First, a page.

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News 31 Jul 17

Macedonia, Bulgaria Set to Sign Historic Friendship Treaty

Leaders of Macedonia and Bulgaria on Tuesday are to sign a historic friendship treaty that aims to turn their long ambiguous relationship into a close, EU-oriented friendship.

Sinisa Jakov Marusic
 Macedonian PM Zoran Zaev [left] and Bulgarian PM Boyko Borissov [right] in Sofial, Bulgaria. Archive photo: MIA

Macedonian Prime Minister Zoran Zaev and his Bulgarian counterpart, Boyko Borissov, will sign a historic friendship treaty in the Macedonian capital of Skopje on Tuesday that aims to leave behind historic differences aside and focus on future cooperation.

The occasion, deemed historic by observers in both countries, will be accompanied by much symbolism as well.

In Skopje, Borissov and Zaev will lay flowers at the tomb of the Ottoman-era revolutionary Goce Delcev, a historic figure that both countries revere as a national hero.

Amid criticism from opposition parties, Zaev last week insisted that the treaty would not harm or undermine Macedonia in any way but would, on the contrary, make Bulgaria “more dedicated” to friendship.

In his address to the Bulgarian parliament last week, Borissov insisted that the treaty would help make Macedonia a prosperous ally with which Bulgaria would eventually share common EU and NATO values.

Macedonia and Bulgaria share linguistic and cultural similarities but also hold differing views on their history and language, dating back to the 19th century, when Bulgarian nationalists claimed Ottoman-ruled Macedonia as part of Bulgarian territory.

Differences dating from those times have continued to impede relations. Bulgaria no longer claims Macedonia as "terra irredenta" but it still does not recognize the Macedonian language, which Bulgarian scholars view it as a dialect of Bulgarian.

The countries’ historical records also still differ over whether the Ottoman-era revolutionaries that both countries celebrate as national heroes were Bulgarian or Macedonian.

Each country has in the past accused the other of not respecting the rights of its national minority living across the border.

The treaty aims to put these various differences aside, acknowledging their shared history but also the right to hold different views on some topics.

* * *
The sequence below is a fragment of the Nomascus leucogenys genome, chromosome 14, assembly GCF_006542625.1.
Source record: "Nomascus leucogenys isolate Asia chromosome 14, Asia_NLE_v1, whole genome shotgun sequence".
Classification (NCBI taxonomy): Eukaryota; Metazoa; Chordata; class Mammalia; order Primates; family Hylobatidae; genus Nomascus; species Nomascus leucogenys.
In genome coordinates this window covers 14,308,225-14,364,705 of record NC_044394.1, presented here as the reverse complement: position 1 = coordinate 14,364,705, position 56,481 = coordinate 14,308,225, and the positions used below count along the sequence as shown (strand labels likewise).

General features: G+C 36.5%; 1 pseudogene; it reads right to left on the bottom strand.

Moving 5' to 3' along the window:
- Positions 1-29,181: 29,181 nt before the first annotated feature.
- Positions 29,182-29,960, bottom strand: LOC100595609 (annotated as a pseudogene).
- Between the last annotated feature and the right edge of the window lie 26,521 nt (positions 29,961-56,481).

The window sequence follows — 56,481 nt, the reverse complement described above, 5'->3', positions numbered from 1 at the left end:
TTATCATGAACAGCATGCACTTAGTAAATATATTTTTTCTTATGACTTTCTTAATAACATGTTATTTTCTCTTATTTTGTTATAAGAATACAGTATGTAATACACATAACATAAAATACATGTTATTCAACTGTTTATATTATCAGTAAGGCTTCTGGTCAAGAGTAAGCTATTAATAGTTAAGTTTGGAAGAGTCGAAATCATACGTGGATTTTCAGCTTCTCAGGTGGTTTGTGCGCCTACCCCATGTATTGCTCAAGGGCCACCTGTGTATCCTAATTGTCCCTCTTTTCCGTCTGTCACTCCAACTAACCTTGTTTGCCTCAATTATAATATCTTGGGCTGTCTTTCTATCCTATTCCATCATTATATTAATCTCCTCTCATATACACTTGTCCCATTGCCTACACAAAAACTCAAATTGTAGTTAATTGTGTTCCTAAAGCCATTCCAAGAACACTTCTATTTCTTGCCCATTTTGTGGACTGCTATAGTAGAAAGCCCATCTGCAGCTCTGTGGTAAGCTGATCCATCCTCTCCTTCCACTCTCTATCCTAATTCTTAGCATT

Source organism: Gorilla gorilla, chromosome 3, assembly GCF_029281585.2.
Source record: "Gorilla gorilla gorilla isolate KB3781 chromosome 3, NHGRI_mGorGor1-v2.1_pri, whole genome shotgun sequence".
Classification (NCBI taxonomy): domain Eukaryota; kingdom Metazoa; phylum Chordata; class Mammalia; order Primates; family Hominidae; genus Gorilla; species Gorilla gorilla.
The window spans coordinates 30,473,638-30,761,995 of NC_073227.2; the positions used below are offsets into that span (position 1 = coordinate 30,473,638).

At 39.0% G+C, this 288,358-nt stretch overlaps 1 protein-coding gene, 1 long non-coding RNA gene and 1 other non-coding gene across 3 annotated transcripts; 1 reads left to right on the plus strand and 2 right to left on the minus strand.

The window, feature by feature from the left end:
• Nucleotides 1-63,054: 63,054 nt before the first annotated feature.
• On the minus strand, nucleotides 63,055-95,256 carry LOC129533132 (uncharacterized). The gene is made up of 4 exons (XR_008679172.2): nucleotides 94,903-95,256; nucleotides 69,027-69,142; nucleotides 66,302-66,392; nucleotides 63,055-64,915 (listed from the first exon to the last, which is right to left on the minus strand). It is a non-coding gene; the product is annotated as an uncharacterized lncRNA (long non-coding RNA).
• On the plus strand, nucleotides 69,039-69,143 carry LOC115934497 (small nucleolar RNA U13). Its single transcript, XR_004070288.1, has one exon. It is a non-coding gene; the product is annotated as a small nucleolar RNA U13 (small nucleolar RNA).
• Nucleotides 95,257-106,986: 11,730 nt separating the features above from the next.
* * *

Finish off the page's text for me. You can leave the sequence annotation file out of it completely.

The problem with the language is circumvented in the treaty with the help of some carefully balanced phrases.
The document states that the treaty is signed "in the Macedonian language according to the Macedonian constitution and in the Bulgarian language according to the Bulgarian constitution", for example.

Both countries will also now say they have no territorial claims against each other. Both countries also pledge to protect the rights of the other country's nationals living on their soil – not to interfere in the other's domestic affairs.

They both pledge to abide by international standards when it comes to respect for human rights.

While some parts of the treaty that tackled sensitive national issues met strong objections from Macedonian and Bulgarian opposition parties, who claimed the treaty put their own national interests at risk, Bulgaria's parliament on Thursday gave it unanimous support.

In Macedonia, the strongest objections came from the former ruling VMRO DPMNE party, which said it will not support it in parliament.

For most observers, however, the agreement is a welcome historic step towards warmer bilateral relations.

"This is a big step, which heralds a new page in relations with our neighbour," Macedonian diplomat and former ambassador Ljupco Arsovski said.

"The treaty is not ideal. There is certainly a need for certain improvements, but it will serve well as a basic framework for future upgrades," Arsovski said.

The treaty puts a focus on cooperation in the fields of economy, infrastructure and culture, envisaging the formation of a joint work group that will meet at least once a year to discuss ways to improve cooperation.

For its part, Bulgaria has promised to wholeheartedly support Macedonia's aspirations to join NATO and the EU.
Skopje hopes that Sofia will be a staunch advocate for Macedonia when Bulgaria assumes the Presidency of the Council of the EU in January 2018.

The announced signing of the treaty has been welcomed both by Washington and Brussels.

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